We are suffering. Someone is not doing their job.

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In India, a critical shortage of essential drugs, including Dolutegravir, has led to ART centres dispensing for only a couple of weeks, rather than for a whole month. The shortage is already hurting our communities of people living with HIV.

DTG is recommended as “the preferred drug for all lines of treatment of HIV infection” by the country’s National Aids Control Organisation (NACO).

Many people living with HIV depend entirely on DTG and other medications which are distributed free in special centres for people living with HIV through a NACO-backed programme. While the drugs are available at private medical shops, many are unable to afford them.

We are suffering. All the resources are there—money is there, medicines are there, and the NACO people are here. Yet, we’re still having a stock-out. So, someone is not doing their work.

NACO carries out a centralised purchase to minimise costs and then distributes the drugs to different states. The current disruption arose because the tender was issued late, and that the process was delayed further because the “shortlisted bidder was found to be blacklisted”. The health ministry said that “fresh supply orders for the next lot of several drugs” have been given, and that it expected to receive supplies before the current stock ran out.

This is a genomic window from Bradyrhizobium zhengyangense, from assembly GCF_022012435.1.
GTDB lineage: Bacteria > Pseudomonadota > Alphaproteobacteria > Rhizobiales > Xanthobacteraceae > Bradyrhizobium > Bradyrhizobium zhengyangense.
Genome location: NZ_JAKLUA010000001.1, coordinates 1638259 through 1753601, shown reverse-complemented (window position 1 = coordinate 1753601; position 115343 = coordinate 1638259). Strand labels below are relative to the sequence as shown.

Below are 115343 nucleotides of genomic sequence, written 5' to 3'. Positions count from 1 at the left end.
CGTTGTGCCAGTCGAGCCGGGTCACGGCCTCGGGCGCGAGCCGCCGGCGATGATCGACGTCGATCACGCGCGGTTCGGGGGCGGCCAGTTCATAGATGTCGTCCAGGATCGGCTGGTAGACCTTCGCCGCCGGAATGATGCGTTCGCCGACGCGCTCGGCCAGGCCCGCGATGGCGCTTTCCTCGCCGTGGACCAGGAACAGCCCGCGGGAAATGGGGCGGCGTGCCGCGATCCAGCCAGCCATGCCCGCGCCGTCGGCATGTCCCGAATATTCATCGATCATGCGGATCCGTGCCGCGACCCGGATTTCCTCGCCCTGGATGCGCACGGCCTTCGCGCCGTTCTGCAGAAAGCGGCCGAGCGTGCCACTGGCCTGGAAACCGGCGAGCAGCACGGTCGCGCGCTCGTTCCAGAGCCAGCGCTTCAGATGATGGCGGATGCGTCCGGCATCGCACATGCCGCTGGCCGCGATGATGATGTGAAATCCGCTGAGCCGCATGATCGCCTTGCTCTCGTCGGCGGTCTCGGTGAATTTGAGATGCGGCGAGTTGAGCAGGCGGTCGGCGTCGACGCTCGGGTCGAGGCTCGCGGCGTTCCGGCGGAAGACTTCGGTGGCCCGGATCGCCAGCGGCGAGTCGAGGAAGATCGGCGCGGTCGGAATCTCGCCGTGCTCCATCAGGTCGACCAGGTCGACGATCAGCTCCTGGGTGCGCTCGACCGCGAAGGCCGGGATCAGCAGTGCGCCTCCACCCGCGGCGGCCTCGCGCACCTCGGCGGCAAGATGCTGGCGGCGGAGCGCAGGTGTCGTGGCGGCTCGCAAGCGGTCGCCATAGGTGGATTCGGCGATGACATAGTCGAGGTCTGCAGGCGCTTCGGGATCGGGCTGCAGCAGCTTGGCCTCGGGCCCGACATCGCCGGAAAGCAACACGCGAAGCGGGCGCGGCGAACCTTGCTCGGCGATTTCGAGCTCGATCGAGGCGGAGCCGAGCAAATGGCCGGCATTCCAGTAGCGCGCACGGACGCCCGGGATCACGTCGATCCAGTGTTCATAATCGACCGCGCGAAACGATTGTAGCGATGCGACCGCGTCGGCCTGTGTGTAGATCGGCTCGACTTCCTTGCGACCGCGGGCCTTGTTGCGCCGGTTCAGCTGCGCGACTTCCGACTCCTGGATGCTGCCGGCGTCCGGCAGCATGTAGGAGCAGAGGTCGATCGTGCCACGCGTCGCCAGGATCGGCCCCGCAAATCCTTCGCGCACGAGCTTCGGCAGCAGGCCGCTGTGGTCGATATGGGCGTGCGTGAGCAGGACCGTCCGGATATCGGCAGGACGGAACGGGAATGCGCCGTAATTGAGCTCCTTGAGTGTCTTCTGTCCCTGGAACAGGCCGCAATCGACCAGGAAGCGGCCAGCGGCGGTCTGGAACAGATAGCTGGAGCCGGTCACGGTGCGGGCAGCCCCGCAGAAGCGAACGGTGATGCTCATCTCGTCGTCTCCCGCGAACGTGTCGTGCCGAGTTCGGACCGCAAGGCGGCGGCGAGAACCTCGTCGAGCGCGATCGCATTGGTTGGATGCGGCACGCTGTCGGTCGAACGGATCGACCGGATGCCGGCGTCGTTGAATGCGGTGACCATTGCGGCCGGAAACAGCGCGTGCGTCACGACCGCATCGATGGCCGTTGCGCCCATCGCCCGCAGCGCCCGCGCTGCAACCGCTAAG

While there is no general shortage of medicines in the country, many regions have been facing shortages for at least five months now. 

In Delhi right now people are getting 10 days’ supply. That means in a month, they had to come three times to take antiretroviral drugs.

Daily-paid patients often cannot afford to lose a work-day dealing with a bureaucratic process that makes it mandatory for people with HIV to physically visit the special centres to get the medicines.

One Delhi resident said, “It’s very hard to go again every 10 days to the centres. Our livelihood is disturbed and our time is also money.”

The stakes are high. HIV medication is lifelong treatment requiring strict adherence. Experts say a treatment interruption can cause a person’s viral load to rise, heighten risks of HIV transmission and drug resistance, and make them more vulnerable to secondary infections such as tuberculosis.

For activists like me, the drug shortage is a bitter pill. India is the largest manufacturer of generic medicines in the world and supplies over 80% of the antiretroviral drugs used to fight against AIDS worldwide.

More: HIV medicines: India patients say hit by drugs shortage – BBC

Antiretroviral drug supply dries up for India’s HIV patients – Cyber RT

Why are HIV patients protesting in Delhi – News Laundry